We can`t generalize anything as diverse as the press. The Catholic press, as with the media of any geographical location or special interest group, will have its own agenda and its own slant on the news of the day. Each newspaper, blog, or web-site can be categorized by its ideology and its content. If you want to know what is happening in the Catholic Church, you have to remain current on your reading. And, if you want to better understand the diversity of thought, it is good to aim for a diversity of sources.
I was raised reading our local catholic newspaper, The Prairie Messenger. Published by Benedictine monks, it aims to portray a balanced view of events in the church both locally and internationally. More conservative readers sometimes denounced any space given to writers and events of a liberal nature. Andrew Greeley and Richard P. McBride were often targeted. Along with Ron Rolheiser, theirs were the columns I enjoyed the most. Recent new additions have included columns written by women and men from diverse back-grounds and experiences. It is good to hear their voices, including my friend the Mad Trad. 🙂
Many years ago I subscribed to The Tablet from England. Its humble demeanor belied the depth of dialogue that took place between its covers. The letters to the editor were the first pages I read. I was in awe of the intelligent and respectful back and forth on various issues of the day. Sadly, the overseas subscription was too costly to renew.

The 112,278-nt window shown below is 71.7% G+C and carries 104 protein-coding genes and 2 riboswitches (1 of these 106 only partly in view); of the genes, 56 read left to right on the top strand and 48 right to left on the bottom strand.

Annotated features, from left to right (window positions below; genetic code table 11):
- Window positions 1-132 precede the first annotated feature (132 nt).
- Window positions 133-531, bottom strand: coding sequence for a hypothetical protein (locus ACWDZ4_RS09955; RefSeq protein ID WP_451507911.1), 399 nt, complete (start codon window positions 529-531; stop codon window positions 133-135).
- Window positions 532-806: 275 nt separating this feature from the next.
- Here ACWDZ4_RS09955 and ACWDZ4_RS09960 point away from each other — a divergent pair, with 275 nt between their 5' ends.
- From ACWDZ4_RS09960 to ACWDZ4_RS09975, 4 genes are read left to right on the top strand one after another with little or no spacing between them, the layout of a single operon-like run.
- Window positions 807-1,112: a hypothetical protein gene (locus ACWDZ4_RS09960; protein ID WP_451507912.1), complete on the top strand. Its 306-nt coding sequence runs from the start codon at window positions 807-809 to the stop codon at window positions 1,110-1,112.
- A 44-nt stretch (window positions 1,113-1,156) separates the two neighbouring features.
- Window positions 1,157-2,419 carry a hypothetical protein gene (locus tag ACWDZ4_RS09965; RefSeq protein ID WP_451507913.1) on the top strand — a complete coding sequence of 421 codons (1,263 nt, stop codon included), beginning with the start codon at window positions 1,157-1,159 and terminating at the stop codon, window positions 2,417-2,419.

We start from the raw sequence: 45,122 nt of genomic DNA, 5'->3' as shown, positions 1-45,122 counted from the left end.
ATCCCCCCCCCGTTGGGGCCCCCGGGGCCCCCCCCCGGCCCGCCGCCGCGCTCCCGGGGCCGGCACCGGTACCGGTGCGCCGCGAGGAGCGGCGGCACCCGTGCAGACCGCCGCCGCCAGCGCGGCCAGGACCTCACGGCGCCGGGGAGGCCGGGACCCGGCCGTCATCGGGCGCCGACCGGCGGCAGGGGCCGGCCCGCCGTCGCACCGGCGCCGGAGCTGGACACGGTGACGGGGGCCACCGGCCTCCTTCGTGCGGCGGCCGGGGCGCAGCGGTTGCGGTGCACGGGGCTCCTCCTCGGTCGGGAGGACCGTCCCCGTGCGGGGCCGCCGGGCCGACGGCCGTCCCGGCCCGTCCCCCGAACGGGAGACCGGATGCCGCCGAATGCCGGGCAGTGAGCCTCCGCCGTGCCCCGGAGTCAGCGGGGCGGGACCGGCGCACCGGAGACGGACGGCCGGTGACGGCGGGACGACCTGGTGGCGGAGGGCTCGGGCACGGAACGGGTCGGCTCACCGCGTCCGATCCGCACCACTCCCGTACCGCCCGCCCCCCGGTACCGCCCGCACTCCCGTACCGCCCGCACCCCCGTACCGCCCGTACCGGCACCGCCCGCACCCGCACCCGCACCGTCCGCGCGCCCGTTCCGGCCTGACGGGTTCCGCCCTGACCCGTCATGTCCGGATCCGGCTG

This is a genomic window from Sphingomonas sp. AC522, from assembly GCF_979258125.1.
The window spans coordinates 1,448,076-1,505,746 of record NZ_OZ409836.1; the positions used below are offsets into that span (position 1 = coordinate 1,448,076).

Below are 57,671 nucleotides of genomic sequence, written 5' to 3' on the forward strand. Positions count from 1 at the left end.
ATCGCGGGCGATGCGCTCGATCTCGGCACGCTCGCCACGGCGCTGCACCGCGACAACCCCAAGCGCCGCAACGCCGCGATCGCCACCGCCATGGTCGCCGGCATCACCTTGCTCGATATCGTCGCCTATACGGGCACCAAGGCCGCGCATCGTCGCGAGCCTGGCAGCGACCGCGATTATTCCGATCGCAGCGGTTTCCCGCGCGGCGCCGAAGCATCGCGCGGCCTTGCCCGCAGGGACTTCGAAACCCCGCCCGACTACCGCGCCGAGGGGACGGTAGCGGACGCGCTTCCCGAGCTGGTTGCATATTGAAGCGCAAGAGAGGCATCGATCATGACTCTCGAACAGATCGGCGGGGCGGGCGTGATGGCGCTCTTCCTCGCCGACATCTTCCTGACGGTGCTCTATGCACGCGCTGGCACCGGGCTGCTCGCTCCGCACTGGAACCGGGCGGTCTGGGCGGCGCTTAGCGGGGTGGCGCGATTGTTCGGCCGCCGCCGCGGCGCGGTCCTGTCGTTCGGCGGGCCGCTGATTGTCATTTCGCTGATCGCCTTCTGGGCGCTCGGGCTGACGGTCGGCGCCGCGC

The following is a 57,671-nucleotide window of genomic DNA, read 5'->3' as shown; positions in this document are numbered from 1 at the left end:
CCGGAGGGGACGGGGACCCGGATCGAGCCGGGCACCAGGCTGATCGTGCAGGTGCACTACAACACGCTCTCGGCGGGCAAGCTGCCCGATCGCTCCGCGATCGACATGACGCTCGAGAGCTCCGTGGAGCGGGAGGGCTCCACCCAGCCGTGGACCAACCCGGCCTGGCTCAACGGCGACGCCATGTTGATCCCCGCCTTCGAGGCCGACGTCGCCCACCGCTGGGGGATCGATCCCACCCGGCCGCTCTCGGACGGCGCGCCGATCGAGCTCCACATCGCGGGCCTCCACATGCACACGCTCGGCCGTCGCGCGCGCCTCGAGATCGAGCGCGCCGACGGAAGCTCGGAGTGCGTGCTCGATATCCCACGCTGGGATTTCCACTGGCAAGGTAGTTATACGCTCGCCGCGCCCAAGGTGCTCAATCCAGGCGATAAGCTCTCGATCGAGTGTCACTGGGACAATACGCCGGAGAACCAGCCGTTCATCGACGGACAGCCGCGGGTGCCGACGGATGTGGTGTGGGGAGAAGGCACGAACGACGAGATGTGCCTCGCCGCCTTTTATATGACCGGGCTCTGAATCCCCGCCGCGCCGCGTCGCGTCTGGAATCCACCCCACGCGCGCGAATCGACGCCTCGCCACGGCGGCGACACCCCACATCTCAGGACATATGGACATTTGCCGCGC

Today, I’m a regular reader of the National Catholic Reporter online. I like to read the readers responses, but am often disheartened at the vitriolic tones from opposing ideological camps. I also go to the secular networks for their slant on current events in the church. (Usually the BBC and CBC.)
For me, a good catholic press is more than a PR tool for the local bishop and his priests. A good catholic press will present the current events, people and issues in the local, national, and international church. It will allow all voices to be heard, and encourage respectful dialogue. It will address the messy topics, and not be afraid of controversy. And, it will also present the many good news stories of generosity and faith in action that are often left unheard. After all, we need to be both informed and inspired.